Mediation for divorce and divorcing parties was something unheard of – or at least not the “norm”- fifteen or twenty years ago. However, with the general acceptance of no-fault divorce in the 1970s, divorce rates steadily climbed and now are about 1:1 with one’s first marriage. This created thousands upon thousands of cases pending for Indiana trial courts to hear and decide.
Somewhere along the way, as much out of common sense as necessity, lawyers, attorneys and judges began to consider and try mediation in divorce to alleviate the backlog of cases and avoid the hostile divorce trials, whereby the ills inflicted through the litigation clearly impacted children for the long term. At first there really were no mediators offering full-time divorce mediation services, and many, if not most, attorneys did not think two entrenched parties could or would settle in mediation.
However, there is something magical about divorce mediation–and the ability of the parties to give-and-take, and to express non-relevant facts or circumstances to the other side, that corresponds with successful settlement. Something as simple as a mediator relaying that one spouse is genuinely sorry he or she had an affair and hurt the other would never come out in court because it is not relevant to no-fault divorce. Nevertheless, to have relayed this apology to the other spouse, or addressing other non-relevant sticking points, removes a barrier that no court process could ever remove, perhaps settling the case for non-legal reasons.
Soon after mediation in divorce began, lawyers and Indiana courts observed that even the most seemingly uncompromising parties began to resolve issues surrounding the divorce mediation, and the parties avoided court. This made the attorneys at large more open to the divorce mediation concept and spend more time and attention on mediation because the client, not the court, can be in control of the outcome. It was thus a matter of time before the courts began to require mediation between the parties prior to their court date. This does not violate the Constitutional right to access courts. (Fuchs v. Martin, 2006).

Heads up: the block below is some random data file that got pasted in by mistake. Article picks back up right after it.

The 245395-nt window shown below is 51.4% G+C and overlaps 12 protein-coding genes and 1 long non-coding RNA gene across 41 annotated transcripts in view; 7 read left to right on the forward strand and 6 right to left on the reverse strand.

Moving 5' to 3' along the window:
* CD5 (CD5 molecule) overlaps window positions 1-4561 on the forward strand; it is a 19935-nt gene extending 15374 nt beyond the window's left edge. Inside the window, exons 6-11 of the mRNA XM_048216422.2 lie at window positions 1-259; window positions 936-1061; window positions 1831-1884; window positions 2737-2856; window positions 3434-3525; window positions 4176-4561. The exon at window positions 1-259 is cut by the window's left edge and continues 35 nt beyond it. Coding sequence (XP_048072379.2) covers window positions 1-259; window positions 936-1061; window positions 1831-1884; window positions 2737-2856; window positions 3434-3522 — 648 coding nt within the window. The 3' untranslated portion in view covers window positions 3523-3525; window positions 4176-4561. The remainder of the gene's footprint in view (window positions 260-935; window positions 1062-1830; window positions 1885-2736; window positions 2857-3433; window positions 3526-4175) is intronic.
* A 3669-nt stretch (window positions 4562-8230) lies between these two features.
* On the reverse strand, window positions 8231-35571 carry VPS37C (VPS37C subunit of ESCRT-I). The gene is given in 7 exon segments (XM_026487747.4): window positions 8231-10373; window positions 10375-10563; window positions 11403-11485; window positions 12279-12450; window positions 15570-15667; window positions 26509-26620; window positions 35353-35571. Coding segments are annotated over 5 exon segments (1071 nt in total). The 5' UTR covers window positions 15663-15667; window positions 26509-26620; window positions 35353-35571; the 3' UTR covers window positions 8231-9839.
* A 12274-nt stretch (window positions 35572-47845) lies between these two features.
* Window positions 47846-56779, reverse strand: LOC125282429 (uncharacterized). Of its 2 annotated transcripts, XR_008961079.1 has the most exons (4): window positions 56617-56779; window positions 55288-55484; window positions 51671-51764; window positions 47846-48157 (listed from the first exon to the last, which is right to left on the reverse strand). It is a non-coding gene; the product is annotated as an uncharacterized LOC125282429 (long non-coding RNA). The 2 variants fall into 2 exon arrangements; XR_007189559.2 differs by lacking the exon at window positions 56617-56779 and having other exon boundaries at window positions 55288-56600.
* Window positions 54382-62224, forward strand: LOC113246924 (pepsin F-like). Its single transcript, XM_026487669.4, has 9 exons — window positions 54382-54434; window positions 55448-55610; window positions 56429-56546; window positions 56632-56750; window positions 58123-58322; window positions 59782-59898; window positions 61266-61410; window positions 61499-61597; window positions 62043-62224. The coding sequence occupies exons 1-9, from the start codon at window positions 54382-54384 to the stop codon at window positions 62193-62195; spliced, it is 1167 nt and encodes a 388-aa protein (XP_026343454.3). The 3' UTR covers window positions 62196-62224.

The market for a divorce mediation attorney grew on the traditional attorneys who only tried cases. The idea of a divorce mediation lawyer was such a hit that some lawyers became Indiana certified mediators who now only mediate domestic cases. They do not represent either party, but mediate between the parties and their attorneys, generally shortly before a final hearing, or trial date.
Mediation has become firmly embedded into family law. Realistic expectations of the parties, prepared attorneys and skilled mediators all contribute to the success rate of domestic mediation. In a successful mediation, the attorneys attempt to find commonalities among the parties with respect to the division of property and child custody and support related issues, while an informed divorce mediator attorney plays devil’s advocate as it relates to the Indiana court and trial process and domestic dynamics.
In the final analysis, mediation for divorce is an effective way to resolve cases, with parties “winning” because they reach an agreement, ultimately minimizing the legal costs and emotional tolls of a trial, increasing the amount of the net marital estate to divide between the parties, and keeping the children out of some of the ill-will between the parents. It is – to answer the initial question – a great tool for resolving most Indiana divorce cases and post-divorce issues.
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